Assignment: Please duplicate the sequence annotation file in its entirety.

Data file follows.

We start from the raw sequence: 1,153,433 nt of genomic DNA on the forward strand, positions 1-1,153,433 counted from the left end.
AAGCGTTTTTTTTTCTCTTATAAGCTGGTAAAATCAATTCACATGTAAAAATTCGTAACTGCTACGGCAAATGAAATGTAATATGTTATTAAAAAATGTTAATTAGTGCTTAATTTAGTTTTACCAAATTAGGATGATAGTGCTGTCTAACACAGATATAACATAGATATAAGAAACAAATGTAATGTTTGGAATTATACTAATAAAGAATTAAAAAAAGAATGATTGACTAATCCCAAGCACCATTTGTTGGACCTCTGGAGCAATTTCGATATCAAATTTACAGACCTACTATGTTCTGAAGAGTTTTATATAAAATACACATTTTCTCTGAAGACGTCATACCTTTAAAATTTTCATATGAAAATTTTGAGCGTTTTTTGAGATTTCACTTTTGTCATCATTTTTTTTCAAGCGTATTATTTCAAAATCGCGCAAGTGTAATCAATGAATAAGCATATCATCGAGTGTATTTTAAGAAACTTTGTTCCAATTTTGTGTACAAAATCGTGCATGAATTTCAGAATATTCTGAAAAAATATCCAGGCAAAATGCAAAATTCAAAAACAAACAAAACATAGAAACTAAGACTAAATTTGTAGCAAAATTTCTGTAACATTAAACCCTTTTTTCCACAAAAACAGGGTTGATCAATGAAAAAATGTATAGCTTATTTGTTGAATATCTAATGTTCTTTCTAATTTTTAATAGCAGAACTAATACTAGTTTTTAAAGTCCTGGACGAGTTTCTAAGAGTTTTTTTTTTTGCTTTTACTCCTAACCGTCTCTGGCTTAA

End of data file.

We start from the raw sequence: 1,153,433 nt of genomic DNA on the forward strand, positions 1-1,153,433 counted from the left end.
AAGCGTTTTTTTTTCTCTTATAAGCTGGTAAAATCAATTCACATGTAAAAATTCGTAACTGCTACGGCAAATGAAATGTAATATGTTATTAAAAAATGTTAATTAGTGCTTAATTTAGTTTTACCAAATTAGGATGATAGTGCTGTCTAACACAGATATAACATAGATATAAGAAACAAATGTAATGTTTGGAATTATACTAATAAAGAATTAAAAAAAGAATGATTGACTAATCCCAAGCACCATTTGTTGGACCTCTGGAGCAATTTCGATATCAAATTTACAGACCTACTATGTTCTGAAGAGTTTTATATAAAATACACATTTTCTCTGAAGACGTCATACCTTTAAAATTTTCATATGAAAATTTTGAGCGTTTTTTGAGATTTCACTTTTGTCATCATTTTTTTTCAAGCGTATTATTTCAAAATCGCGCAAGTGTAATCAATGAATAAGCATATCATCGAGTGTATTTTAAGAAACTTTGTTCCAATTTTGTGTACAAAATCGTGCATGAATTTCAGAATATTCTGAAAAAATATCCAGGCAAAATGCAAAATTCAAAAACAAACAAAACATAGAAACTAAGACTAAATTTGTAGCAAAATTTCTGTAACATTAAACCCTTTTTTCCACAAAAACAGGGTTGATCAATGAAAAAATGTATAGCTTATTTGTTGAATATCTAATGTTCTTTCTAATTTTTAATAGCAGAACTAATACTAGTTTTTAAAGTCCTGGACGAGTTTCTAAGAGTTTTTTTTTTTGCTTTTACTCCTAACCGTCTCTGGCTTAA